Rosacea is an auto-inflammatory skin condition that is becoming quite common in Australia, due to the depleted ozone layer (Australians are more at risk being exposed to stronger UV rays compared to other countries around the world). Rosacea has many types of symptoms and different levels of diagnosis and treatment. The symptoms vary from mild flushing to intense swelling and stinging of the skin. Close up, the skin can present dark, reddish ‘spidery’ like lines. Rosacea can be triggered by a few things like the consumption of alcohol, spicy foods, environmental aggressors like extreme weather/heat, and exercise. Depending on the severity of your rosacea, there are a few ways to prevent and treat this condition (if you’re ever unsure, it’s always advisable to seek professional advice). It is crucial to apply sunscreen daily to prevent your rosacea from getting worse. 

Psoriasis is an autoimmune inflammatory skin disease that appears dry/flaky, red, inflamed, scaly patches of skin, and can be very itchy. Psoriasis is commonly found on the scalp, elbows, back of the hands and knees. Treating this condition requires time, patience, and the help of medicated topical treatments (prescribed by your medical professional). It is also best to avoid highly fragranced and soap-based products to prevent the skin from being further aggravated. 

So, there you have it! You now have a better understanding of the different types of skin types and conditions. Shopping and researching for skincare products should be a little easier and clearer for you now. It’s important to not only read the front of the product properly (most of the marketing is on the front of the packaging, which is designed to grab the consumers attention-therefore persuading consumers to purchase over others) but to read the back of the product, where the ingredients list is! The first five to six ingredients on any skincare ingredients list are of a higher percentage and concentrate. Anything after that is of a low percentage and concentrates.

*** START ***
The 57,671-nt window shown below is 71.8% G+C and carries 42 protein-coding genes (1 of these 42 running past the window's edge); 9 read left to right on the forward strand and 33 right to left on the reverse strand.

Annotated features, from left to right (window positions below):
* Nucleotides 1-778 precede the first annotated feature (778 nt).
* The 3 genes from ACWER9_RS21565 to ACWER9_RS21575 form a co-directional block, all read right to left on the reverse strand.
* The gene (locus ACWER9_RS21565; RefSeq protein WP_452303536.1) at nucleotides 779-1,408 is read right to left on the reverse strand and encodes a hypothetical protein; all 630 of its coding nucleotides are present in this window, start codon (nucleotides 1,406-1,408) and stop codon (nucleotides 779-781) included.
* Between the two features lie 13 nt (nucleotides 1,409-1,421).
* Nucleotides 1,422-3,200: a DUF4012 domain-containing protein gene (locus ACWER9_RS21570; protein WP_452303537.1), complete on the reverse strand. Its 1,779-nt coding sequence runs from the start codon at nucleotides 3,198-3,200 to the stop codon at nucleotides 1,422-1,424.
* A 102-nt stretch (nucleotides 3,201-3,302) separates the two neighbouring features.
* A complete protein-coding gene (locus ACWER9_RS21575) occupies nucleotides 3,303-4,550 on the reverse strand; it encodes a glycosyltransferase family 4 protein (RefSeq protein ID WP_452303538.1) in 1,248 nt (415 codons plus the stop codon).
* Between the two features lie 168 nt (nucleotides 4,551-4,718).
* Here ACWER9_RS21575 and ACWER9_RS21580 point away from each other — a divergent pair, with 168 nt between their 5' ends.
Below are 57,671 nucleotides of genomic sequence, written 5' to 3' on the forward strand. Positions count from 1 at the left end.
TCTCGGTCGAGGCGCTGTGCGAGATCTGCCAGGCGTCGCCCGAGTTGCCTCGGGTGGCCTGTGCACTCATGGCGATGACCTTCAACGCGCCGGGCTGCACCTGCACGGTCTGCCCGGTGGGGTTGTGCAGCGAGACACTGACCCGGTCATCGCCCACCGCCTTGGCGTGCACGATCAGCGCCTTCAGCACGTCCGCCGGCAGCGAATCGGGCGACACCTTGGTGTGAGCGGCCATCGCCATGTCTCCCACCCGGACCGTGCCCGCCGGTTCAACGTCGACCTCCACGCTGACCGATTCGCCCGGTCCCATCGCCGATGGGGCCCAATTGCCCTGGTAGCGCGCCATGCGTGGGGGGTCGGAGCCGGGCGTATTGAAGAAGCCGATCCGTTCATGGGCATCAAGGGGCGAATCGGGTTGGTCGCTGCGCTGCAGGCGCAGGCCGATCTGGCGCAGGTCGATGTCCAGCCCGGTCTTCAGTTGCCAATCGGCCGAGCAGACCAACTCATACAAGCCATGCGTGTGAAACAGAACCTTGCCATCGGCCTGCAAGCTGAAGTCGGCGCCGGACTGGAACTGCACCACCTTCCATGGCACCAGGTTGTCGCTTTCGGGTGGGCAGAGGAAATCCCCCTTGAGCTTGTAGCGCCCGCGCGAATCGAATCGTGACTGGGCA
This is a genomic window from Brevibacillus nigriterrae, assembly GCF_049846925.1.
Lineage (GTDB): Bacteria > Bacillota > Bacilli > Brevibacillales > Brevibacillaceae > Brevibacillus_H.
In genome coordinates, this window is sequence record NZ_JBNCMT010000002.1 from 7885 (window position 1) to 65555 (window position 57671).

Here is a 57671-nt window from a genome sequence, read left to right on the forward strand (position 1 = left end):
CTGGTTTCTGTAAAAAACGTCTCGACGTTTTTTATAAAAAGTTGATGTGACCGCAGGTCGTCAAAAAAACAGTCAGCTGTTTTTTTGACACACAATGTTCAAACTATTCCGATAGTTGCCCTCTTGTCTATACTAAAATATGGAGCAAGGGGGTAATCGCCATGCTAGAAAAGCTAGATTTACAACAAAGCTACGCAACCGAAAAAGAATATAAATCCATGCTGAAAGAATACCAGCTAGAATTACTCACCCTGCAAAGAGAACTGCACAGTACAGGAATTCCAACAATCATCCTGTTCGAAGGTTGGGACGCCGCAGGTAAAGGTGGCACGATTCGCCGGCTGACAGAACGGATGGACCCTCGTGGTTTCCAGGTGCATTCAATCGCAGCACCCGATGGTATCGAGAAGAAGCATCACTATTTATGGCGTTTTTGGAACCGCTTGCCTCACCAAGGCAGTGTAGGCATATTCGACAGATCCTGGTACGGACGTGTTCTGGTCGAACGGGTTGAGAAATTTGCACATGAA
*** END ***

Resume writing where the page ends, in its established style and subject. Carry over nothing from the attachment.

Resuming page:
Legally, brands can still print these highly valued ingredients on their packaging. For example, hyaluronic acid, even if the percentage is exceedingly small (these are found lower on the ingredients list). This is a marketing tactic to get consumers to buy their products over their competitors. For example, you may read things like “organic or natural moisturiser or vitamin C concentrated serum” when only 0.01 % of the ingredient is organic!

Therefore, it is important to educate yourself on common skincare ingredients and to always read the back of the product! If the ingredients list appears to have words that are super hard to read or pronounce, it usually means it is full of cheap, underperforming ingredients and fillers (some brands try to hide/mask these ingredients by using their technical name/term instead). If you’re ever unsure what something is, like a certain ingredient, its best to look it up online to be sure. The last thing you want is to invest your hard-earned money into products that don’t even work!